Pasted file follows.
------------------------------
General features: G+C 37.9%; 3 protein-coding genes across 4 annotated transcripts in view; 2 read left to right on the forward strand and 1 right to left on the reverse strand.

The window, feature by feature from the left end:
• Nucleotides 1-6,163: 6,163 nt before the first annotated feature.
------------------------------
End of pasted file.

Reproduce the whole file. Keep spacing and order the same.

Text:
General features: G+C 37.9%; 3 protein-coding genes across 4 annotated transcripts in view; 2 read left to right on the forward strand and 1 right to left on the reverse strand.

The window, feature by feature from the left end:
• Nucleotides 1-6,163: 6,163 nt before the first annotated feature.